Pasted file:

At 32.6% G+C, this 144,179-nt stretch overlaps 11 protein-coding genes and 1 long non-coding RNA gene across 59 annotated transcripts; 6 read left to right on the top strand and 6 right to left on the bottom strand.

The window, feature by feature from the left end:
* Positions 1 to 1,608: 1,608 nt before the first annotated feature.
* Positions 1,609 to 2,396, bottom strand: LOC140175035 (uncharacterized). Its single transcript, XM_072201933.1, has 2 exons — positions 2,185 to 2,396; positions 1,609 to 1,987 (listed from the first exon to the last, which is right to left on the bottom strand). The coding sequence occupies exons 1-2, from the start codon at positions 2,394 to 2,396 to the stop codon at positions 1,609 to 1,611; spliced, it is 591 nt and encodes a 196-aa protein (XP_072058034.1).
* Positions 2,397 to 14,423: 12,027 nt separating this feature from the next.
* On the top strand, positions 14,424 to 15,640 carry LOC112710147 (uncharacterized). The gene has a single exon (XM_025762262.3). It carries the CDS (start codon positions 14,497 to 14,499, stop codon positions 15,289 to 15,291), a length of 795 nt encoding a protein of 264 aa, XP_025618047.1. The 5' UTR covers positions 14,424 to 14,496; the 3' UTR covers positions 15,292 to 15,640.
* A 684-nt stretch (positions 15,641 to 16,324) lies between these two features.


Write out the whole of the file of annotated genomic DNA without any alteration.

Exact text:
At 32.6% G+C, this 144,179-nt stretch overlaps 11 protein-coding genes and 1 long non-coding RNA gene across 59 annotated transcripts; 6 read left to right on the top strand and 6 right to left on the bottom strand.

The window, feature by feature from the left end:
* Positions 1 to 1,608: 1,608 nt before the first annotated feature.
* Positions 1,609 to 2,396, bottom strand: LOC140175035 (uncharacterized). Its single transcript, XM_072201933.1, has 2 exons — positions 2,185 to 2,396; positions 1,609 to 1,987 (listed from the first exon to the last, which is right to left on the bottom strand). The coding sequence occupies exons 1-2, from the start codon at positions 2,394 to 2,396 to the stop codon at positions 1,609 to 1,611; spliced, it is 591 nt and encodes a 196-aa protein (XP_072058034.1).
* Positions 2,397 to 14,423: 12,027 nt separating this feature from the next.
* On the top strand, positions 14,424 to 15,640 carry LOC112710147 (uncharacterized). The gene has a single exon (XM_025762262.3). It carries the CDS (start codon positions 14,497 to 14,499, stop codon positions 15,289 to 15,291), a length of 795 nt encoding a protein of 264 aa, XP_025618047.1. The 5' UTR covers positions 14,424 to 14,496; the 3' UTR covers positions 15,292 to 15,640.
* A 684-nt stretch (positions 15,641 to 16,324) lies between these two features.